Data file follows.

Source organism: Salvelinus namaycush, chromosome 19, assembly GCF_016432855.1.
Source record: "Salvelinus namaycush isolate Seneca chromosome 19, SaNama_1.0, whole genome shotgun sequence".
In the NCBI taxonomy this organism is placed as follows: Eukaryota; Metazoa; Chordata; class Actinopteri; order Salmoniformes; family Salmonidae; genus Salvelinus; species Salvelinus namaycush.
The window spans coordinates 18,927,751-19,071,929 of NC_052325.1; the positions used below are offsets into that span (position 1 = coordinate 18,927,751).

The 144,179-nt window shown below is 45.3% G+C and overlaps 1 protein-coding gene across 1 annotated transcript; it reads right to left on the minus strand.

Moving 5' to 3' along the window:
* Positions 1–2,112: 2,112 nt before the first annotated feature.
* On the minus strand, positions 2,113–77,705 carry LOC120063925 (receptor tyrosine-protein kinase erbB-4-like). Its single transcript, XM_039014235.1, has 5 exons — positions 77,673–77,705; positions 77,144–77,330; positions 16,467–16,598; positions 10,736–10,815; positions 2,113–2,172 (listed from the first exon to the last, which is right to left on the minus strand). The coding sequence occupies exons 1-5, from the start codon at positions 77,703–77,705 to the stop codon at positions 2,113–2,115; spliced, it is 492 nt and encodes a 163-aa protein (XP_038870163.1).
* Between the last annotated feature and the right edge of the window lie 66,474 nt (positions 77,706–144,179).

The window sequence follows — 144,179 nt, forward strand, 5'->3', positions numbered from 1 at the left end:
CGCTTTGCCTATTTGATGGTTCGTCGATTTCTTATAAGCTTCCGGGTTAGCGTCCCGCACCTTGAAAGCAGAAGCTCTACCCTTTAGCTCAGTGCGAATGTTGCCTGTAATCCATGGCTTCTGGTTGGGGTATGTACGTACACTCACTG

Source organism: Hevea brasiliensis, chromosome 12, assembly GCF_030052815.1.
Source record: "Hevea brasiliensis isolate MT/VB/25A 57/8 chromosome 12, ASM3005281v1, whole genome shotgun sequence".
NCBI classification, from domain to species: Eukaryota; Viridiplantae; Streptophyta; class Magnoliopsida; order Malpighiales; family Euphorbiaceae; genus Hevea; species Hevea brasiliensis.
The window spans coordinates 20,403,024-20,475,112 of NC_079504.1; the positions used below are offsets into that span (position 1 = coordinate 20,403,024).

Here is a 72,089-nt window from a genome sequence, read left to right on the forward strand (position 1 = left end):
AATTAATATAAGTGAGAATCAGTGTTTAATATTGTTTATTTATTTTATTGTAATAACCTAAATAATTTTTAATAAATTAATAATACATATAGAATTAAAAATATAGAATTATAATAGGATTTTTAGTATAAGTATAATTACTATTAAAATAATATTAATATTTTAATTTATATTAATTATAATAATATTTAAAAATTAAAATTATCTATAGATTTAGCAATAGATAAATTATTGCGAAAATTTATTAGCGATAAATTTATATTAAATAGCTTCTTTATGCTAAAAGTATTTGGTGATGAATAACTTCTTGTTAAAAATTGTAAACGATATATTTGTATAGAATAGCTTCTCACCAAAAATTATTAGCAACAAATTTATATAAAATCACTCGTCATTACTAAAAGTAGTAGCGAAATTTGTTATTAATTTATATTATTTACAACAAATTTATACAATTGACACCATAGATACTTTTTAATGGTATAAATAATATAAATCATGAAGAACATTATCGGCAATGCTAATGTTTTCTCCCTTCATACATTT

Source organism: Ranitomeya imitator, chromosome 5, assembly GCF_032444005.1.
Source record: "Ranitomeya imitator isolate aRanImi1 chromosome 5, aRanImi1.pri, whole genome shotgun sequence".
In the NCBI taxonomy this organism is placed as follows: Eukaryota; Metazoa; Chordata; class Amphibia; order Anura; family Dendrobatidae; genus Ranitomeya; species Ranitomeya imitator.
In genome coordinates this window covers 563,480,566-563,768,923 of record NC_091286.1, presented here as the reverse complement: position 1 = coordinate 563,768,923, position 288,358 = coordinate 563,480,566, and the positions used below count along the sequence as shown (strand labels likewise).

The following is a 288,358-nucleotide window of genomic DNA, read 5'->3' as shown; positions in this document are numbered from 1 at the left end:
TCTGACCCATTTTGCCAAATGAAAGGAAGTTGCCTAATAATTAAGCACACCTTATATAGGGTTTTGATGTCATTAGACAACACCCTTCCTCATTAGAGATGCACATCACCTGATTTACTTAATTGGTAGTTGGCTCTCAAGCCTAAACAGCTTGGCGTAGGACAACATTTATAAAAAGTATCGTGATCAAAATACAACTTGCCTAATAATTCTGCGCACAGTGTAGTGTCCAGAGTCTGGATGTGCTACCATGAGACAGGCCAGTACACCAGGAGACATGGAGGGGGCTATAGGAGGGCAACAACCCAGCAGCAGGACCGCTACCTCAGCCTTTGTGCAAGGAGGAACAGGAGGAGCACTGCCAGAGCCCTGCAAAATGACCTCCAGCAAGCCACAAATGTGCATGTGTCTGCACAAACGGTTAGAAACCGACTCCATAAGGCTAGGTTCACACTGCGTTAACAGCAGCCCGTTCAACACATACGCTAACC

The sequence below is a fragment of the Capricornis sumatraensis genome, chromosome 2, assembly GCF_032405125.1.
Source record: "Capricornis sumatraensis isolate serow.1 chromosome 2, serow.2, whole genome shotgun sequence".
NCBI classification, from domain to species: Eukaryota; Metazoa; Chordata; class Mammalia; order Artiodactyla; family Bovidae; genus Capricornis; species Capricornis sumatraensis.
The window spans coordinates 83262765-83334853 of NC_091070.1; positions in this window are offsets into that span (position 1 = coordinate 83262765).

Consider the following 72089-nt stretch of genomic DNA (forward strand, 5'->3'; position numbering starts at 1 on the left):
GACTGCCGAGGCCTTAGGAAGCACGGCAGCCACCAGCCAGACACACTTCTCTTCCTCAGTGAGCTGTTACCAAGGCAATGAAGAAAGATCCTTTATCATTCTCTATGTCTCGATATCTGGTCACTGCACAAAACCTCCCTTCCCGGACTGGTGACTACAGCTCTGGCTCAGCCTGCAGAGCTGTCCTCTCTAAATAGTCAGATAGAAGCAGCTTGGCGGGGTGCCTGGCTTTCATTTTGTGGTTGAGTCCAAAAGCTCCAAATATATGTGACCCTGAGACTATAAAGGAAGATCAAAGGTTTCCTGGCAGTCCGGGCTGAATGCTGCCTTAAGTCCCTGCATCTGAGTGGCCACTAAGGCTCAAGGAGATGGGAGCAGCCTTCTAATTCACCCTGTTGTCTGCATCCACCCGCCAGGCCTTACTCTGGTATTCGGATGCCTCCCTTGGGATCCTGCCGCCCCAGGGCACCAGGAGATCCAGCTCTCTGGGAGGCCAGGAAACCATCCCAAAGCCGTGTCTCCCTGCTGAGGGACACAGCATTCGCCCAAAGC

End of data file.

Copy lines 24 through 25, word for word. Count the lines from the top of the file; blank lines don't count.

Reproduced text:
The sequence below is a fragment of the Capricornis sumatraensis genome, chromosome 2, assembly GCF_032405125.1.
Source record: "Capricornis sumatraensis isolate serow.1 chromosome 2, serow.2, whole genome shotgun sequence".